This has been the best year yet for people prepared to take a chance on finding a last-minute holiday bargain, and one of the worst for the mass-market travel industry. One in three of package holidays from the UK were booked late and at a discount.
Since the disastrous (for them) and delightful (for us) month of August, when tour operators were almost paying people to take peak-season holidays, there have been warnings from the trade about a cut in capacity, to teach us consumers a lesson. With fewer holidays on sale, the theory goes, prices will rise and there will be no need for large-scale discounting. Ninety- nine pound holidays which many of us enjoyed, were to become as extinct as Intasun.
Yet as the big holiday sell has gained momentum this week, what should pop up on Wednesday but a wide selection of pounds 99 holidays courtesy of Airtours. Charles Newbold, managing director of Britain's biggest tour operator, counters with the promise of "Thomson holidays at last-minute prices without waiting until the last minute." Travel agents are going into a frenzy of discounting to match the sale fever elsewhere in the High Street. To me, your summer holiday does not look much like a commodity in short supply.
The travel industry is clinging to the hope that every operator will reduce capacity as promised, which should cut the number of package holidays by a million. Yet even in the unlikely event that the industry sticks to its guns, this does not mean that a million people will suddenly discover in August that there is nowhere to go.
Package tour operators may have been too busy dreaming up marketing schemes to notice that a fares war of stupendous proportions is about to break out on the Channel. After the Tunnel doubled capacity on the short-sea routes, the ferry companies have done the exact opposite of what any rational observer would expect: they have increased capacity still further. If there are not enough air holidays to go around, then the surface operators can be relied upon to come up with alternatives - and, no doubt, those of us who decide late will get discounts.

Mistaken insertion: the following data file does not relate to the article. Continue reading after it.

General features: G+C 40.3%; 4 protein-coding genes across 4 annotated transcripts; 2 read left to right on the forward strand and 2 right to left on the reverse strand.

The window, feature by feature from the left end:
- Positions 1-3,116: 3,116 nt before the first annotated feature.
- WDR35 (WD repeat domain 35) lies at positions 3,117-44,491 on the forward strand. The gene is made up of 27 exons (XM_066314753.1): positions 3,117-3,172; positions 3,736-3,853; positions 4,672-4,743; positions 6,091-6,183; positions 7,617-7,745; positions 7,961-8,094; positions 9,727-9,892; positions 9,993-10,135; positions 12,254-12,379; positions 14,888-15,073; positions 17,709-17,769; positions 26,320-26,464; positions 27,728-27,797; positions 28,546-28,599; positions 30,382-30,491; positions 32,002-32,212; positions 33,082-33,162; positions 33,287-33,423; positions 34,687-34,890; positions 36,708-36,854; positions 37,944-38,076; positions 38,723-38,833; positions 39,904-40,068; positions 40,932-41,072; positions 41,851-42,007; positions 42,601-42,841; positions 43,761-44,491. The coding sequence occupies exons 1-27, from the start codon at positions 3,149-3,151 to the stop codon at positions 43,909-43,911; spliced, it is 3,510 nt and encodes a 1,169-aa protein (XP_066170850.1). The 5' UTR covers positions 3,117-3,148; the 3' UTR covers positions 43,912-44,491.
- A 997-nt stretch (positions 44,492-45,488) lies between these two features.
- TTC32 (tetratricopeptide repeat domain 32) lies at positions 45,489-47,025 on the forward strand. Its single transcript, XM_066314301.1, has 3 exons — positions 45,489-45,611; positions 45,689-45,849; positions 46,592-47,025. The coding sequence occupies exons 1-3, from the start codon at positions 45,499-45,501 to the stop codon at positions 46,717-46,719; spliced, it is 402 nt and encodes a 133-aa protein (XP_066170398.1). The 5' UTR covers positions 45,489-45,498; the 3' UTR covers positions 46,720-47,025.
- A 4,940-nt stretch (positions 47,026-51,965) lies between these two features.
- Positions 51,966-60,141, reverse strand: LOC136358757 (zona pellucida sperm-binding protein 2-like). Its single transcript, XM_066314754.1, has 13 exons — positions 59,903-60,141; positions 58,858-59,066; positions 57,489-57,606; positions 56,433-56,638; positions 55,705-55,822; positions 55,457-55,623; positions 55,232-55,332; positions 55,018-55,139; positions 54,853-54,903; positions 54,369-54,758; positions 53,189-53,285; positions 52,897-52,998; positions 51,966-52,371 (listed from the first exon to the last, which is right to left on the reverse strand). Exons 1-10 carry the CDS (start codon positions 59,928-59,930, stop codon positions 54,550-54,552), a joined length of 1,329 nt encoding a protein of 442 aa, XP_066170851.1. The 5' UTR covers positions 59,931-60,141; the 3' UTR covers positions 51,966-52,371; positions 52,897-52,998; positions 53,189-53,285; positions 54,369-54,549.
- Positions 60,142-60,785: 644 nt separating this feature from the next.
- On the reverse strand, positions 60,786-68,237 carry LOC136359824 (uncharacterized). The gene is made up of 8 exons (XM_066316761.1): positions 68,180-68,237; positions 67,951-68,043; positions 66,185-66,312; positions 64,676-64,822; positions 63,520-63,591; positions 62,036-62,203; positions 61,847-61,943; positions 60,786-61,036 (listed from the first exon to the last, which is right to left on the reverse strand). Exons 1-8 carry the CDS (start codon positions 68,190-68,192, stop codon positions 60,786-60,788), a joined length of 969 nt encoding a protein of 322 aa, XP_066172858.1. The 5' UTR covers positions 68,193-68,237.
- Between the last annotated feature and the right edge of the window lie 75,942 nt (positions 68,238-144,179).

So how can we be persuaded to book early? Britain's biggest travel agency chain, Lunn Poly, believes it has an answer (funded, like most agency discounts, by overpriced insurance). You book your holiday in January and take it in August, but don't have to pay until the following year. I am all in favour of marketing innovations that benefit the consumer, but I fear Lunn Poly could be biting off quite a lot with this new trick. For a start, its sales potential could rebound in a year's time. Just as all the advertising to persuade you to book a new holiday starts, the bill comes in from the previous one.
Worse still, our files are full of holiday atrocity stories, where things have not turned out as sunnily as the brochure promised. The theme common to most grumbles is, "I want my money back." If no money has changed hands, the dissatisfied customer can see an obvious remedy. Judging by the vitriol of some complainants, I would not want to be the one asking for cash.
Yet for all the doom-laden prophecies, Britain's travel industry looks in fair shape to continue to provide the best-value holidays of any country in the world. Happy new horizons.
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